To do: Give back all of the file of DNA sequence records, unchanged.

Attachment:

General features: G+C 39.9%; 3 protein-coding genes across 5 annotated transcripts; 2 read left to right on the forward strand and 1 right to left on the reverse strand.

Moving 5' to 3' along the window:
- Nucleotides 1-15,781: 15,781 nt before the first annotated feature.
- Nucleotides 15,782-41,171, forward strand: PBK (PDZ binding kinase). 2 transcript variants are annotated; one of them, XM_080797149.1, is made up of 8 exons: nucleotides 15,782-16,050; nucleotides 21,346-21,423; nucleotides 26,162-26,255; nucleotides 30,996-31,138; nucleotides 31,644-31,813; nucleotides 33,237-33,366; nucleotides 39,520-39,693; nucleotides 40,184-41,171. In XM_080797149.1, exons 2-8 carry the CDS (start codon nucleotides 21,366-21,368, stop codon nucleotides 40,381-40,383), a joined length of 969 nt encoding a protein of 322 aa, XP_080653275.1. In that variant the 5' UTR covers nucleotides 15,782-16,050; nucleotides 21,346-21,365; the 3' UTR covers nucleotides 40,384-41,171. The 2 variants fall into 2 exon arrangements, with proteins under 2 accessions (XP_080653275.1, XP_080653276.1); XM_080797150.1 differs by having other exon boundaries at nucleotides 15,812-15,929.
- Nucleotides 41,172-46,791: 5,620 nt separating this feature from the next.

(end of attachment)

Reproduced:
General features: G+C 39.9%; 3 protein-coding genes across 5 annotated transcripts; 2 read left to right on the forward strand and 1 right to left on the reverse strand.

Moving 5' to 3' along the window:
- Nucleotides 1-15,781: 15,781 nt before the first annotated feature.
- Nucleotides 15,782-41,171, forward strand: PBK (PDZ binding kinase). 2 transcript variants are annotated; one of them, XM_080797149.1, is made up of 8 exons: nucleotides 15,782-16,050; nucleotides 21,346-21,423; nucleotides 26,162-26,255; nucleotides 30,996-31,138; nucleotides 31,644-31,813; nucleotides 33,237-33,366; nucleotides 39,520-39,693; nucleotides 40,184-41,171. In XM_080797149.1, exons 2-8 carry the CDS (start codon nucleotides 21,366-21,368, stop codon nucleotides 40,381-40,383), a joined length of 969 nt encoding a protein of 322 aa, XP_080653275.1. In that variant the 5' UTR covers nucleotides 15,782-16,050; nucleotides 21,346-21,365; the 3' UTR covers nucleotides 40,384-41,171. The 2 variants fall into 2 exon arrangements, with proteins under 2 accessions (XP_080653275.1, XP_080653276.1); XM_080797150.1 differs by having other exon boundaries at nucleotides 15,812-15,929.
- Nucleotides 41,172-46,791: 5,620 nt separating this feature from the next.